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Torrey Pines in for an oddly quiet week for Farmers Insurance Open

The high winds Monday that bent trees and toppled TV towers led to closure of the Torrey Pines Golf Course.
(Kirk Kenney / San Diego Union-Tribune)

The sense this is a year unlike any other at Torrey Pines is most evident around the 18th green on the South Course.

The finishing hole for the Farmers Insurance Open is normally presided over by a TV tower, surrounded by corporate sponsor boxes and grandstands and filled with fans.

The tower for this week’s Golf Channel and CBS broadcasts is in its usual spot. The boxes and grandstands are not.

With spectators precluded from attending the event amid the pandemic, there is no need to set up seating.

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The pond that guards the 18th green is usually the dominant water feature. Glance west, however, and this year there is an unobstructed view of a much larger body of water.

This is the setting — Torrey Pines’ two courses looking much as they do the other 51 weeks of the year — with 156 players set to tee off Thursday morning for the PGA Tour’s annual stop in San Diego.

Marc Leishman is feeling good about game again in return to Torrey Pines at the Farmers Insurance Open, where he feels right at home.

That 18th hole? It looks naked.

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“That’s the polite word for it,” said Marty Gorsich, chief executive of the Farmers Insurance Open. “The backdrops that they have gotten used to in this tournament, where the pin flag is on the finishing holes, will definitely be different.

“We normally have stands on them at 14, 15, 16, 17 and 18, so that changes it. The way you might play a shot. You might have said, ‘Hey, if I go over the green here, I’m OK, because if I hit the grandstand I get a free drop.’ Or maybe the wind pattern is a little different. ... Who knows?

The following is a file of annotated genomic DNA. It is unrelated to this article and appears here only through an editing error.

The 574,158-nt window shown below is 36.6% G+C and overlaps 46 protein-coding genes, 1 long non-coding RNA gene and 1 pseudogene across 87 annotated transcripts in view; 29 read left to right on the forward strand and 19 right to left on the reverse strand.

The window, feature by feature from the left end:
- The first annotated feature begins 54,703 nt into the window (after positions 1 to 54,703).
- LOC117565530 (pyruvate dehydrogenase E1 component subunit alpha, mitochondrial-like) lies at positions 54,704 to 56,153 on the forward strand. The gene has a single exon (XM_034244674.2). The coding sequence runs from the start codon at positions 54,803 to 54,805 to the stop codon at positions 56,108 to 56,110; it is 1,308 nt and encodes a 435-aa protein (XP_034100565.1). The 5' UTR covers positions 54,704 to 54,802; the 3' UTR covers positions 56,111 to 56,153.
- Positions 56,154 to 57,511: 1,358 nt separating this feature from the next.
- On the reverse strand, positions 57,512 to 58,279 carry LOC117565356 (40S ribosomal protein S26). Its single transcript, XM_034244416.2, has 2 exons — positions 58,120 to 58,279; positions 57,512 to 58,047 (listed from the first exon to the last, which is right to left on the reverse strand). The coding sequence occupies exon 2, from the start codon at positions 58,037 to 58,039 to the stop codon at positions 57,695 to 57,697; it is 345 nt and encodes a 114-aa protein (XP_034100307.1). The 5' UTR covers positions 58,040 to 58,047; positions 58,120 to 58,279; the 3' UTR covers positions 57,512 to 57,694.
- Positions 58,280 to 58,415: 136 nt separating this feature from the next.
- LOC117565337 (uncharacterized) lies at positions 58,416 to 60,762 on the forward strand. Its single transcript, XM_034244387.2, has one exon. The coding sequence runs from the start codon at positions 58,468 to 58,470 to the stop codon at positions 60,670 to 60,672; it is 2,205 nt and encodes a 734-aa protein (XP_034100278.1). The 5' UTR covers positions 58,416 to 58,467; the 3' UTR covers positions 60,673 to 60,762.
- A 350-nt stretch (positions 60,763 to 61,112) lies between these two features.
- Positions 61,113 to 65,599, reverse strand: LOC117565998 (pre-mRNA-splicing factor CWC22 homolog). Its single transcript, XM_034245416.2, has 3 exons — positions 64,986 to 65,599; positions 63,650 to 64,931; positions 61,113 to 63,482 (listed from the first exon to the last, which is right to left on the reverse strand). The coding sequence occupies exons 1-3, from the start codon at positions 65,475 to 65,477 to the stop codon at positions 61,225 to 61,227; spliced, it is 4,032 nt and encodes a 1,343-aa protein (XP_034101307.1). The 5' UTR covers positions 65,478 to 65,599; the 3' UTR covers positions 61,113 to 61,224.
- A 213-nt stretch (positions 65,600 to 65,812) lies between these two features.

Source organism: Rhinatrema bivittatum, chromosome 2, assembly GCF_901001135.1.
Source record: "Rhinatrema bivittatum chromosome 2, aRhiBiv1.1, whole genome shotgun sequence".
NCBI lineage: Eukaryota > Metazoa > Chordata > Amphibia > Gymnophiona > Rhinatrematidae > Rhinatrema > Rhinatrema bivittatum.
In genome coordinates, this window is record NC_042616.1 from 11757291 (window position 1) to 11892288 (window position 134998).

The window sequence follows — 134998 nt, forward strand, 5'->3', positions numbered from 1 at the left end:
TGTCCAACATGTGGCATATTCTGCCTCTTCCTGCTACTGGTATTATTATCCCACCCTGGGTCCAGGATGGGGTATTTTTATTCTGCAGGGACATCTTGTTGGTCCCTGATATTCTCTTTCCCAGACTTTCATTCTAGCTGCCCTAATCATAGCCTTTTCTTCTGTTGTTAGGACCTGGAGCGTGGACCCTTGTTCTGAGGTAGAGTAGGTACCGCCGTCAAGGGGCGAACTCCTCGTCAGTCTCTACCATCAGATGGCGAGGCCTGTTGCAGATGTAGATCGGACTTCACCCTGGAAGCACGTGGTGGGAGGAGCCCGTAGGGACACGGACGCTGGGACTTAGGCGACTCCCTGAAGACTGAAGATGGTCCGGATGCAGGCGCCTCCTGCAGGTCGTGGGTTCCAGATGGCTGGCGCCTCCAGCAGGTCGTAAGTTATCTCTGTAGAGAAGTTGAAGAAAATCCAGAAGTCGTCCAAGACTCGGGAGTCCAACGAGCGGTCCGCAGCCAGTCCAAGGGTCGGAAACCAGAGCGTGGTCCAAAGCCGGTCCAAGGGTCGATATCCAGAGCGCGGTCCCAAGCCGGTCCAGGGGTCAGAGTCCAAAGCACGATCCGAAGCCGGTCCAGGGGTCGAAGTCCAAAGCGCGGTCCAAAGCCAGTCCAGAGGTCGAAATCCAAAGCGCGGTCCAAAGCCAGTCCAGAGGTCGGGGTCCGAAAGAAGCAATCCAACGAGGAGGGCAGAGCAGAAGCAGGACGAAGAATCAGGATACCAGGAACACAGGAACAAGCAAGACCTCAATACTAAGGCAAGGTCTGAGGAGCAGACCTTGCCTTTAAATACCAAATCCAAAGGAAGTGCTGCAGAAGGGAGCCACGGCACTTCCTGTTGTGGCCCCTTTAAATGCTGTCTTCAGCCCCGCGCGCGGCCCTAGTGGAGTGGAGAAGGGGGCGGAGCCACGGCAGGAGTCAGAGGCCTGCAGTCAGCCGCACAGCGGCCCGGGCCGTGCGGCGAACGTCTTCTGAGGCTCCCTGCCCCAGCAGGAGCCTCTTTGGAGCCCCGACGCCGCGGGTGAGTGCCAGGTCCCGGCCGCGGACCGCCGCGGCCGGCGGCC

“The roars will definitely be missed, not having people out here. It’s great they can tune into Torrey and still watch it proudly, but to not have the roars is a bummer.”

Unlike sports like baseball, football and basketball, there will be no piped-in crowd noise.

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Not that players will miss hearing someone yell “You da man” or “Get in the hole” after shots.

What will be missed are the crowd cues, the roars when a long birdie putt finds the bottom of the hole and the groans when a distant fairway shot rolls just past the cup.

Golf claps are still encouraged for those watching from home.

Another strong field is on hand, with eight returning Farmers champions and 14 major championship winners, including Phil Mickelson, who leads in both categories (three and five).

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Seven-time champion Tiger Woods is absent, but 24 of the top 50 players in the World Golf Ranking will be playing, led by No. 2 Jon Rahm, No. 6 Xander Schauffele and No. 7 Rory McIlroy.

“I think sometimes the most difficult thing for me without having fans is just sometimes it just felt so casual,” McIlroy said following Wednesday’s pro-am. “You’re just out there playing and it’s sort of just like playing a practice round.